Editor’s Note: Due to the recent controversy over Invisible Children and their Kony 2012 campaign, we have two articles with differing perspectives for you. To read the other side, click here.
Invisible Children’s website crashed Tuesday, less than 24 hours after the nonprofit released its new film KONY 2012. By the time you read this post, more than 33 million people will have viewed the 30 minute film. The campaign’s hashtags, including #StopKony and #MakeKonyFamous have been trending worldwide on Twitter. An Australian TV station aired the film uninterrupted and in full on national television network Ten.
All of this, and we are only a few days into a campaign slated to end on December 31, 2012. Invisible Children aims to get the mainstream media talking about Joseph Kony and his crimes by targeting 20 cultural makers and 12 policy makers. Targeted cultural makers Rihanna, Oprah, Justin Bieber, and Taylor Swift have already tweeted about Kony.
Invisible Children would like to see wanted war criminal Joseph Kony apprehended and tried before the International Criminal Court. Invisible Children has declared April 20, 2012 a global day of action. As Jason Russell, Invisible Children co-founder and KONY 2012 director states in the film, “This is the day we will meet at sundown and blanket every street in every city until the sun comes up. The rest of the world will go to bed Friday night and wake up to hundreds of thousands of posters demanding justice.”
Watch KONY 2012 now:
The press has responded with high profile media coverage. Not all of the stories are complimentary to Invisible Children, however. Critics allege the organization streamlines facts, misallocates funds, and smacks of neocolonialism. The nonprofit has been rebutting accusations by stating the organization’s case on the Invisible Children website and in interviews on TV news programs.
However, there is one point that seems indisputable. The founders and staff of Invisible Children are inspiring and activating a generation of young people by developing meaningful connections with supporters. Invisible Children has done this from the very start – with their very first film “Rough Cut,” weekly live webstreams for supporters, regularly occurring film tours of high school and college campuses executed by volunteers (called “roadies”) and Ugandan partners, contests in which the high school winners get to travel to Uganda with Invisible Children … and the list goes on and on.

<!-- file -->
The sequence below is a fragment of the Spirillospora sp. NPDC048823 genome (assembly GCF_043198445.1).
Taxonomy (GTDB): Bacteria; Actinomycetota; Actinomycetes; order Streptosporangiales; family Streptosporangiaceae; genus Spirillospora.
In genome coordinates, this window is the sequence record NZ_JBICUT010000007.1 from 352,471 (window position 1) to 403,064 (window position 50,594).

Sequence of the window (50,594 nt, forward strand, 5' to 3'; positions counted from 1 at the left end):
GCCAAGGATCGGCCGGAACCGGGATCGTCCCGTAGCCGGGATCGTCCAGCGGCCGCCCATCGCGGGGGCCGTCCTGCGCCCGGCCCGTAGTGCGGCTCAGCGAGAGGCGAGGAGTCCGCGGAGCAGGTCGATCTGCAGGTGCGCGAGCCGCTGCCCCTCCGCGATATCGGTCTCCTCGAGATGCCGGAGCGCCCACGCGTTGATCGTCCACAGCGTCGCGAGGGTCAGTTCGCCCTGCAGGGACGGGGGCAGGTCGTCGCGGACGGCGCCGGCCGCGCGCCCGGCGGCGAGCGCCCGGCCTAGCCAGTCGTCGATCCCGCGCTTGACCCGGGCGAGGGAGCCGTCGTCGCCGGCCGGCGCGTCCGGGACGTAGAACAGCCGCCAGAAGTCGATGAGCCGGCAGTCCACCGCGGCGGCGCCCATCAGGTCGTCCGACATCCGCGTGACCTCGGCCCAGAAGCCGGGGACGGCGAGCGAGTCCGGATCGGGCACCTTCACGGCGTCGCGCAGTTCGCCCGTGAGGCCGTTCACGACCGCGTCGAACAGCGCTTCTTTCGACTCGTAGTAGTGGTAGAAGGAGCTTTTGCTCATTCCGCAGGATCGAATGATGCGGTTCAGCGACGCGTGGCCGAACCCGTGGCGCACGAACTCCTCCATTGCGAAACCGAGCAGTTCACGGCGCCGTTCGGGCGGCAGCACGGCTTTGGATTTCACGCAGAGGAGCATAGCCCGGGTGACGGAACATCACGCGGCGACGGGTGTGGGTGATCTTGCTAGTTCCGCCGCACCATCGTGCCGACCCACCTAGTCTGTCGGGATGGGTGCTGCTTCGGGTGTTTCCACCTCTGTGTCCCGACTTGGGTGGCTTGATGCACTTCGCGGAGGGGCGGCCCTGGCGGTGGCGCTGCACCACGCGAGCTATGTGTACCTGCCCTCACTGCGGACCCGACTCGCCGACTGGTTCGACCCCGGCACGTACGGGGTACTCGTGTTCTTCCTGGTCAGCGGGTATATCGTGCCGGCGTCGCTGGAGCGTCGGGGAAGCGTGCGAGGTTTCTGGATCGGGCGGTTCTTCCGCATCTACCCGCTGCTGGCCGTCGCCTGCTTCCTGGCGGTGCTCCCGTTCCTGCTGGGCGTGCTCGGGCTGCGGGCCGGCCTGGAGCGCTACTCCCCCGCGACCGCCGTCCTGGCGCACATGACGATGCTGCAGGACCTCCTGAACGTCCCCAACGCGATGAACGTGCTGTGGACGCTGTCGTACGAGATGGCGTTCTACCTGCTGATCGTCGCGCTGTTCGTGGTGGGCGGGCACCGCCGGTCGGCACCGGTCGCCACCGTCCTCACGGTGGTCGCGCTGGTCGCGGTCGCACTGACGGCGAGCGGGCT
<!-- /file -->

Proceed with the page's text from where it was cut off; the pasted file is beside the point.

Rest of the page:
I attended two Invisible Children film events on the University of San Francisco campus, facilitated by the school’s Invisible Children student club. I got to meet Jacob, one of the Ugandan boys featured in “Rough Cut.” Less than a year later, I found myself on the organization’s website looking for information about volunteering for Invisible Children in their Gulu, Uganda office. The organization does not accept volunteers in Uganda, but supporters are welcomed to tour the office if already visiting Uganda.
A few months later, my volunteer placements had been secured, apartment packed up, and plane tickets purchased. After spending a month volunteering at the Daraja Academy of Kenya, I traveled to Uganda to visit a friend who was volunteering with Light Gives Heat and a Fulbright Scholar studying peace parks. I had been in the country for less than 24 hours when I met my first international travelers whose own personal journies had also been inspired by Invisible Children. Charlie, Annette and I traveled to Gulu, Uganda together to see Invisible Children’s programs first-hand and to learn from the organization’s handful of American and 90+ Ugandan employees. Throughout my month in Uganda, I met young people from all over the world whose work in Uganda was inspired by Invisible Children.
This movement isn’t limited to activities in Uganda. Take a look at the dedicated youth who camped outside of a United States government building in the freezing cold for 262 hours in support of congressional action around the LRA – and won.
Consider the high school students leading fundraising campaigns in their schools. Then be a part of it by joining Invisible Children partner Resolve by signing up to meet with your congressional representatives this spring in your representatives’ district offices. According to Jason Russell, 2012 is going to be a big year.
Photo Credit: Invisible Children Uganda, by Nicole Parisi-Smith